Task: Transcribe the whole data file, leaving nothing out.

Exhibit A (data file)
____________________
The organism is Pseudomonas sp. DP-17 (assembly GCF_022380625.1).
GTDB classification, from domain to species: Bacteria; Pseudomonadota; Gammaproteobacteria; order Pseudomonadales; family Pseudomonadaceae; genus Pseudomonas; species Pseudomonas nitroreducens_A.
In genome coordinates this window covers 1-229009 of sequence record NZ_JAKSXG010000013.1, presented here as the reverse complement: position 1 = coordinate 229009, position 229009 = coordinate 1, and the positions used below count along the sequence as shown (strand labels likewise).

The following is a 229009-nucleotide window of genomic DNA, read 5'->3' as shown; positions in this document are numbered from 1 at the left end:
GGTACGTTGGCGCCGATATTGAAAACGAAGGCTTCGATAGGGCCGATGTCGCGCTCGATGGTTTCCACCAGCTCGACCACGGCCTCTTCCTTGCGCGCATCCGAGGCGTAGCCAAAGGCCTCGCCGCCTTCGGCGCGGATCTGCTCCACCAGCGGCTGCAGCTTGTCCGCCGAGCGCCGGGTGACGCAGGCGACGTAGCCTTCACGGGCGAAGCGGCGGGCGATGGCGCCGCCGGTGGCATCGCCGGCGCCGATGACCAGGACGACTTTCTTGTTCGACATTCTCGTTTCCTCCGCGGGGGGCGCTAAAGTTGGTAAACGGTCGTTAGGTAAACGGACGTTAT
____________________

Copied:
The organism is Pseudomonas sp. DP-17 (assembly GCF_022380625.1).
GTDB classification, from domain to species: Bacteria; Pseudomonadota; Gammaproteobacteria; order Pseudomonadales; family Pseudomonadaceae; genus Pseudomonas; species Pseudomonas nitroreducens_A.
In genome coordinates this window covers 1-229009 of sequence record NZ_JAKSXG010000013.1, presented here as the reverse complement: position 1 = coordinate 229009, position 229009 = coordinate 1, and the positions used below count along the sequence as shown (strand labels likewise).

The following is a 229009-nucleotide window of genomic DNA, read 5'->3' as shown; positions in this document are numbered from 1 at the left end:
GGTACGTTGGCGCCGATATTGAAAACGAAGGCTTCGATAGGGCCGATGTCGCGCTCGATGGTTTCCACCAGCTCGACCACGGCCTCTTCCTTGCGCGCATCCGAGGCGTAGCCAAAGGCCTCGCCGCCTTCGGCGCGGATCTGCTCCACCAGCGGCTGCAGCTTGTCCGCCGAGCGCCGGGTGACGCAGGCGACGTAGCCTTCACGGGCGAAGCGGCGGGCGATGGCGCCGCCGGTGGCATCGCCGGCGCCGATGACCAGGACGACTTTCTTGTTCGACATTCTCGTTTCCTCCGCGGGGGGCGCTAAAGTTGGTAAACGGTCGTTAGGTAAACGGACGTTAT